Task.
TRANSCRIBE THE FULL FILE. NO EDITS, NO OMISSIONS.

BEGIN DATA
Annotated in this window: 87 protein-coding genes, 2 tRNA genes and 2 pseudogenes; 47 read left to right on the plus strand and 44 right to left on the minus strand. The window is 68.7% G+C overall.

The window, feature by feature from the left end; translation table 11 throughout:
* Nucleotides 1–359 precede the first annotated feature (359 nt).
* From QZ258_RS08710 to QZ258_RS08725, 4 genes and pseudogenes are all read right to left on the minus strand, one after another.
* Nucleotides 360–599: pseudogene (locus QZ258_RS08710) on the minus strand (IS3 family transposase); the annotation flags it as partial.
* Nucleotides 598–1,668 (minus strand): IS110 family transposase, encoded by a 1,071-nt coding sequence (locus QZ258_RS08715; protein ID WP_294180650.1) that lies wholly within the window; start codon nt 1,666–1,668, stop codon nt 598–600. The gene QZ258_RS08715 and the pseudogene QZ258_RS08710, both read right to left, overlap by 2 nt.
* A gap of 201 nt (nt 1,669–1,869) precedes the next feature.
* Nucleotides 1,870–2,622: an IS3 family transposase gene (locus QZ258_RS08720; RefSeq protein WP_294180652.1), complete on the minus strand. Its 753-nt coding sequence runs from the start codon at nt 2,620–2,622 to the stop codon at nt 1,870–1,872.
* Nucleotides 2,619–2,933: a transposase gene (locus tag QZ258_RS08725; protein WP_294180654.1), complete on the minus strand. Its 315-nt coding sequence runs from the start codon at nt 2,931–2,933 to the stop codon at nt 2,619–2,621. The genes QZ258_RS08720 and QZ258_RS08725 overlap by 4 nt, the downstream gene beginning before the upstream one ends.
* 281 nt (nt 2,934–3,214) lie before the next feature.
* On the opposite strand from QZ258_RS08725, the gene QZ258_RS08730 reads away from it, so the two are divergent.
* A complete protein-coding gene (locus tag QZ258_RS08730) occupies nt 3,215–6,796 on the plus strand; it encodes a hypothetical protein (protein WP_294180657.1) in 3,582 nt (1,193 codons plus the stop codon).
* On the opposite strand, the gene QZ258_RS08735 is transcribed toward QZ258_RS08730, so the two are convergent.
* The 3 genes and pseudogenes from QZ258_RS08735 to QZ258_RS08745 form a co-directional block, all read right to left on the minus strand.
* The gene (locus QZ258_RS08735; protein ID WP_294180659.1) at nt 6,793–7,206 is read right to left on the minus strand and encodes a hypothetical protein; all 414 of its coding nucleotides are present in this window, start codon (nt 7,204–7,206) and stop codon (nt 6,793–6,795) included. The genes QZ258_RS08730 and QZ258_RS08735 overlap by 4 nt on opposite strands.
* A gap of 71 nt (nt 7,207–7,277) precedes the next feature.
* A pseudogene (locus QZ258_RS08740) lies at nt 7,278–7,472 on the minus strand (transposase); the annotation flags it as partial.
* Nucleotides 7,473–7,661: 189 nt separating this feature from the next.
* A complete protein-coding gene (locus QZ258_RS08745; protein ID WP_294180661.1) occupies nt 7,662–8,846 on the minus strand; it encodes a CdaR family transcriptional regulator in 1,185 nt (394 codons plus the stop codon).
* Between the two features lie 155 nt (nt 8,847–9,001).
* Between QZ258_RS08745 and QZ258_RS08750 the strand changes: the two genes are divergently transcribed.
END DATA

Annotated in this window: 87 protein-coding genes, 2 tRNA genes and 2 pseudogenes; 47 read left to right on the plus strand and 44 right to left on the minus strand. The window is 68.7% G+C overall.

The window, feature by feature from the left end; translation table 11 throughout:
* Nucleotides 1–359 precede the first annotated feature (359 nt).
* From QZ258_RS08710 to QZ258_RS08725, 4 genes and pseudogenes are all read right to left on the minus strand, one after another.
* Nucleotides 360–599: pseudogene (locus QZ258_RS08710) on the minus strand (IS3 family transposase); the annotation flags it as partial.
* Nucleotides 598–1,668 (minus strand): IS110 family transposase, encoded by a 1,071-nt coding sequence (locus QZ258_RS08715; protein ID WP_294180650.1) that lies wholly within the window; start codon nt 1,666–1,668, stop codon nt 598–600. The gene QZ258_RS08715 and the pseudogene QZ258_RS08710, both read right to left, overlap by 2 nt.
* A gap of 201 nt (nt 1,669–1,869) precedes the next feature.
* Nucleotides 1,870–2,622: an IS3 family transposase gene (locus QZ258_RS08720; RefSeq protein WP_294180652.1), complete on the minus strand. Its 753-nt coding sequence runs from the start codon at nt 2,620–2,622 to the stop codon at nt 1,870–1,872.
* Nucleotides 2,619–2,933: a transposase gene (locus tag QZ258_RS08725; protein WP_294180654.1), complete on the minus strand. Its 315-nt coding sequence runs from the start codon at nt 2,931–2,933 to the stop codon at nt 2,619–2,621. The genes QZ258_RS08720 and QZ258_RS08725 overlap by 4 nt, the downstream gene beginning before the upstream one ends.
* 281 nt (nt 2,934–3,214) lie before the next feature.
* On the opposite strand from QZ258_RS08725, the gene QZ258_RS08730 reads away from it, so the two are divergent.
* A complete protein-coding gene (locus tag QZ258_RS08730) occupies nt 3,215–6,796 on the plus strand; it encodes a hypothetical protein (protein WP_294180657.1) in 3,582 nt (1,193 codons plus the stop codon).
* On the opposite strand, the gene QZ258_RS08735 is transcribed toward QZ258_RS08730, so the two are convergent.
* The 3 genes and pseudogenes from QZ258_RS08735 to QZ258_RS08745 form a co-directional block, all read right to left on the minus strand.
* The gene (locus QZ258_RS08735; protein ID WP_294180659.1) at nt 6,793–7,206 is read right to left on the minus strand and encodes a hypothetical protein; all 414 of its coding nucleotides are present in this window, start codon (nt 7,204–7,206) and stop codon (nt 6,793–6,795) included. The genes QZ258_RS08730 and QZ258_RS08735 overlap by 4 nt on opposite strands.
* A gap of 71 nt (nt 7,207–7,277) precedes the next feature.
* A pseudogene (locus QZ258_RS08740) lies at nt 7,278–7,472 on the minus strand (transposase); the annotation flags it as partial.
* Nucleotides 7,473–7,661: 189 nt separating this feature from the next.
* A complete protein-coding gene (locus QZ258_RS08745; protein ID WP_294180661.1) occupies nt 7,662–8,846 on the minus strand; it encodes a CdaR family transcriptional regulator in 1,185 nt (394 codons plus the stop codon).
* Between the two features lie 155 nt (nt 8,847–9,001).
* Between QZ258_RS08745 and QZ258_RS08750 the strand changes: the two genes are divergently transcribed.